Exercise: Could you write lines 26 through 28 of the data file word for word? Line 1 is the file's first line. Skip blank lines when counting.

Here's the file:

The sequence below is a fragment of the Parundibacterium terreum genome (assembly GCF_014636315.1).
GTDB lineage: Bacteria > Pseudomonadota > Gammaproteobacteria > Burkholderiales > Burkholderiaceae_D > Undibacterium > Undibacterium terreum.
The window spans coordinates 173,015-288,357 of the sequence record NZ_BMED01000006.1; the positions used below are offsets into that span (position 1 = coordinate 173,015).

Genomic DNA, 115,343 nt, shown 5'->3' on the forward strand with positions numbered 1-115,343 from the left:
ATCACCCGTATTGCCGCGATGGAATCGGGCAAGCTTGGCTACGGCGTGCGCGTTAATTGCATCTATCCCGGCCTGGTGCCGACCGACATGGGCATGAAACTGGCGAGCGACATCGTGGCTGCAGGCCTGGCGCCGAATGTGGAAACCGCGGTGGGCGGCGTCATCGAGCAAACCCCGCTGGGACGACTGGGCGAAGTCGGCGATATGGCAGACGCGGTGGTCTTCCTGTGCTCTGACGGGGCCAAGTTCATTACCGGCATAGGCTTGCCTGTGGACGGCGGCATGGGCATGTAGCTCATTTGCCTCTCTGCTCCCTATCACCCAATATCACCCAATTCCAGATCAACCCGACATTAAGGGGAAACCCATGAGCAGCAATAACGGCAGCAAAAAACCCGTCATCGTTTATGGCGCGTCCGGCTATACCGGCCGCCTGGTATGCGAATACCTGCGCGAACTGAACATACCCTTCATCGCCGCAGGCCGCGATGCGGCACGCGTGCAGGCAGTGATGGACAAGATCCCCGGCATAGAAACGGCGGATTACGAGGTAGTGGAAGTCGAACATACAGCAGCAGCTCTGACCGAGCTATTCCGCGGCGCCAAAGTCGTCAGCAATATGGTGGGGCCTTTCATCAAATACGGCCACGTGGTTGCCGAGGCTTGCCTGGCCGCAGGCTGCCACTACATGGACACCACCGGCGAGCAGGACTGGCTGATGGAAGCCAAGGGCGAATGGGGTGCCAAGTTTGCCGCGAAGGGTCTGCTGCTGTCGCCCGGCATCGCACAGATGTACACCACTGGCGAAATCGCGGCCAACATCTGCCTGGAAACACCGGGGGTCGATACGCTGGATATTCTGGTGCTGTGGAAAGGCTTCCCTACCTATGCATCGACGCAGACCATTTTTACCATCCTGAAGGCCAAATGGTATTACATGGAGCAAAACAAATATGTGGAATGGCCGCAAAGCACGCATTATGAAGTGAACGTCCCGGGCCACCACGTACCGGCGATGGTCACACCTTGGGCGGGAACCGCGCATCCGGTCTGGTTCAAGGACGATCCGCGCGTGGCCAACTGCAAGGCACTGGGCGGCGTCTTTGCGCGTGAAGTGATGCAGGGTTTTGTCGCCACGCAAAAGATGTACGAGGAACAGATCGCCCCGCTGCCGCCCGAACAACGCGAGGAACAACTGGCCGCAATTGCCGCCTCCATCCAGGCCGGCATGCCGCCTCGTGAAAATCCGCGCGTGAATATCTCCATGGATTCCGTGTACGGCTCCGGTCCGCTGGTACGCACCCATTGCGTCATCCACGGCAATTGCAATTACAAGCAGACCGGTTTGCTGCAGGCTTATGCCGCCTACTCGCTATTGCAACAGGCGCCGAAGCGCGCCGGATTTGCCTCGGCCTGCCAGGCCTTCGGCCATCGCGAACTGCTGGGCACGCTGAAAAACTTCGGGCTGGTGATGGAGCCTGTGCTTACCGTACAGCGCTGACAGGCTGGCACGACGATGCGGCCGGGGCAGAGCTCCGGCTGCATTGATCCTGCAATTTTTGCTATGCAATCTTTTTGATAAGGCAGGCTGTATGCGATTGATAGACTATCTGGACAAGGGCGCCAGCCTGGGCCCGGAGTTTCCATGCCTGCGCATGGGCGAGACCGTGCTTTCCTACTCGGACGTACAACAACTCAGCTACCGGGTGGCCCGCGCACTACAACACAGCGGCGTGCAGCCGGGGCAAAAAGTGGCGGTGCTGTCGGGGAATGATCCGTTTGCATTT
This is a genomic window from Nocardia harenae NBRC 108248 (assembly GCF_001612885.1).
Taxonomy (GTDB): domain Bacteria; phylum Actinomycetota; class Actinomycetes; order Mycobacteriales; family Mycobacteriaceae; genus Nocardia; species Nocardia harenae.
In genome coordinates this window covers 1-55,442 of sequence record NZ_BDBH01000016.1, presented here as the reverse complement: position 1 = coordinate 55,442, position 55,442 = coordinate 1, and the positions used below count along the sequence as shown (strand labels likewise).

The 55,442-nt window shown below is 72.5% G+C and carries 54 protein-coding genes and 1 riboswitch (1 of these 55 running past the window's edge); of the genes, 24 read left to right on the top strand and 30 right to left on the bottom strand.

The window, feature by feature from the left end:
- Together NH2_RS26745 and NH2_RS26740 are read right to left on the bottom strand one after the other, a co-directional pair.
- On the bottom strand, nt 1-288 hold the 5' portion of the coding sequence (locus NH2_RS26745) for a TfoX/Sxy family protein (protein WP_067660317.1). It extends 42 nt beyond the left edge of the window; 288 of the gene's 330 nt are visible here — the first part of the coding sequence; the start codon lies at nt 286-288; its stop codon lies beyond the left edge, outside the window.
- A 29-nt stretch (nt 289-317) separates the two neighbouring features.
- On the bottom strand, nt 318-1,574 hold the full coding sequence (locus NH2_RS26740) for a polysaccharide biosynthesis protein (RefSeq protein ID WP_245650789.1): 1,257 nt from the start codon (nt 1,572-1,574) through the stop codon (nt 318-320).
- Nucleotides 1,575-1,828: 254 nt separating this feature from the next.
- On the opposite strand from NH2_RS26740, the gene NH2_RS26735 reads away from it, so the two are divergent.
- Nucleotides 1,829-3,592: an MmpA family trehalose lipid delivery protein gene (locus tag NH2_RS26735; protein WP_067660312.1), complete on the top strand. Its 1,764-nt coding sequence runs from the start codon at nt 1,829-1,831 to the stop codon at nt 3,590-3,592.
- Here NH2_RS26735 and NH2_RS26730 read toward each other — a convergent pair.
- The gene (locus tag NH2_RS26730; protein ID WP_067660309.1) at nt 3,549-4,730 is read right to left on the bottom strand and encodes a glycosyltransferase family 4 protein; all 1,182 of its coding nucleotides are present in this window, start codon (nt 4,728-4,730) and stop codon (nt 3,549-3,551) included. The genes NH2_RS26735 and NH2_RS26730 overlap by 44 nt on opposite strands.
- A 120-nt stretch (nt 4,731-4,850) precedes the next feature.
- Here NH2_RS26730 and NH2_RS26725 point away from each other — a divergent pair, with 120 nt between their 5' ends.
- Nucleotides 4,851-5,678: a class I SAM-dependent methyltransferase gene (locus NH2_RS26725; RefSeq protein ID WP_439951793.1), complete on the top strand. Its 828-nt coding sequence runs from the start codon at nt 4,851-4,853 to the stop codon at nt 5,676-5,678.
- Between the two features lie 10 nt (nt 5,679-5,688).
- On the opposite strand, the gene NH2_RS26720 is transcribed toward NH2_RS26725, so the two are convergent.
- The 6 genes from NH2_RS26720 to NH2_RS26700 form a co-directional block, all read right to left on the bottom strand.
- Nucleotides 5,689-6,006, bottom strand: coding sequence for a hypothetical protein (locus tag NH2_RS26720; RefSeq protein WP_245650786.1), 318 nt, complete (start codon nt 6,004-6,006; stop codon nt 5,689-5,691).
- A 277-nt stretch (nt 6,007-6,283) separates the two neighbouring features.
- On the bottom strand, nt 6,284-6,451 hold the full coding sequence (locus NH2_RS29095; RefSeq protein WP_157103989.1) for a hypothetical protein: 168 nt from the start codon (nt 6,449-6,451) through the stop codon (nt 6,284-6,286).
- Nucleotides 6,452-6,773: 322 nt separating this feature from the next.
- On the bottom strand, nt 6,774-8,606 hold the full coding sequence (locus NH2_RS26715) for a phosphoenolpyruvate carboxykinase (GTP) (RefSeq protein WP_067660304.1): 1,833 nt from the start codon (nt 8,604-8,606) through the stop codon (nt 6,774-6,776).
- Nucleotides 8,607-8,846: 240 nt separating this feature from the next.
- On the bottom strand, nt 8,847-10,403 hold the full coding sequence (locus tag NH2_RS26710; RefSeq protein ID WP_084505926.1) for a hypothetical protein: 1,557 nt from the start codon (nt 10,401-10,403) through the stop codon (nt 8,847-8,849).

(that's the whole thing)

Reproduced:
- Nucleotides 5,689-6,006, bottom strand: coding sequence for a hypothetical protein (locus tag NH2_RS26720; RefSeq protein WP_245650786.1), 318 nt, complete (start codon nt 6,004-6,006; stop codon nt 5,689-5,691).
- A 277-nt stretch (nt 6,007-6,283) separates the two neighbouring features.
- On the bottom strand, nt 6,284-6,451 hold the full coding sequence (locus NH2_RS29095; RefSeq protein WP_157103989.1) for a hypothetical protein: 168 nt from the start codon (nt 6,449-6,451) through the stop codon (nt 6,284-6,286).